Today, of course, a scientifically derived forecast is no further away than the nearest smart phone, but even in an age of instant information, many of us hold to our weather-predicting heritage. One such feller is Peter Brackney. This Kentucky native blogs under the moniker Kaintuckeean, and like generations before him, he gets his forecast from the back of a certain crawling creature.
How about you? Do you stick to old time traditions in the face of modern technology? And what's your favorite way to predict the weather?
Heavier coats are coming out as temperatures drop. The annual rite of passage is upon us as the only thing falling faster than the leaves is the mercury on the thermometer.
I wasn’t particularly pleased when I saw the forecast on a recent Sunday.
[caption id="attachment_8858" align="alignright" width="151"] Guest blogger, Peter Brackney.[/caption]
But then again, I shouldn’t be surprised. Sould I? I’ve witnessed the warning signs. Falling leaves. Yellow school buses. Football games and basketball practices.
I should have seen it coming, yet every year I am caught off guard by the onset of winter. I’m guessing I’m not the only one?
So what kind of winter is in store for us?
My father, a native of western Ohio, swears by the venerable Farmer’s Almanac which is a fairly decent indicator for long-range foreceasting. On the map published in the Old Farmer’s Almanac, Kentucky is treated as the southernmost midwestern state where the forecast is “biting cold & snowy.” Of course, the Rocky Top of Tennessee and the majority of the southeast is simply “chilly & wet.”
Kentucky has been described both as midwestern and as southern, making finding our Commonwealth on a map of U.S. regions challenging. And while the cartographer may struggle, it is equally troublesome to reconcile Kentucky’s status as a midwestern state such as Wisconsin and Michigan as it is to find sufficient similarity with Florida.
For generations, Kentucky has been a border state in every sense of the word. During the Civil War, she was represented by a star on the banners of both the Union and the Confederate States. And it remains difficult to categorize her today.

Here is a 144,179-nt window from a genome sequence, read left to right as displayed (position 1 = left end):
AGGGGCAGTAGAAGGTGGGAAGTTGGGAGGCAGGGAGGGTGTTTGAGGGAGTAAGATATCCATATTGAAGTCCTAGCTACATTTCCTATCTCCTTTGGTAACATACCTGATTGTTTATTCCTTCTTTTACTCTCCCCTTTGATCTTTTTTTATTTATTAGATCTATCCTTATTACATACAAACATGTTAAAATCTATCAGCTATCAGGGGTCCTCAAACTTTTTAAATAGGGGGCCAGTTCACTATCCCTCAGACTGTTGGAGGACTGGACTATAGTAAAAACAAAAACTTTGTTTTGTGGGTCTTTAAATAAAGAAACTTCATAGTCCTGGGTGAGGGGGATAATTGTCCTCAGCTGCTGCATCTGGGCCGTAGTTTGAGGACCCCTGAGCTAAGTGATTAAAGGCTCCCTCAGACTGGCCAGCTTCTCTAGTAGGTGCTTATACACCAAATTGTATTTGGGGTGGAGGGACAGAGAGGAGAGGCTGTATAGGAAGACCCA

Like so many in Appalachia, we’ve developed our own methods. In communities along the mountain chain, including a significant number of Kentucky, people have looked to something more native in determining the forecast for the upcoming season:
The woolly worm.
At about two inches in length, the woolly worm is easily recognizable by the soft black and cinnamon bristles covering its body. The body is divided into thirteen segments with each thought to represent a week of winter; each brown segment is thought to reveal a mild week of winter while black segments are indicative of harsher weather.
[caption id="attachment_8860" align="alignleft" width="154"] Kentucky weather forecaster. Photo by David Reber on Flickr.[/caption]
So what does the woolly worm say is in store? Well, each year an annual festival aims to answer that very question.
The annual Woolly Worm Festival is held at the end of October each year in Beattyville, Kentucky. This year was the 26th edition of the annual affair.
Beattyville is the seat of Lee County and is nestled between the North Fork and South Fork Rivers. This confluence creates the headwaters of the Kentucky River. The small town counts fewer than 2,000 residents, yet its ranks swell each autumn when the woolly worms race, the parade is held, and live entertainment fills the air.
The woolly worm festival in Bettyville is a lot of fun and, if you haven’t been before, it is always worth going. Plus, there’s the added benefit of knowing the forecast for the next thirteen weeks.
This post was originally published in the Jessamine Journal.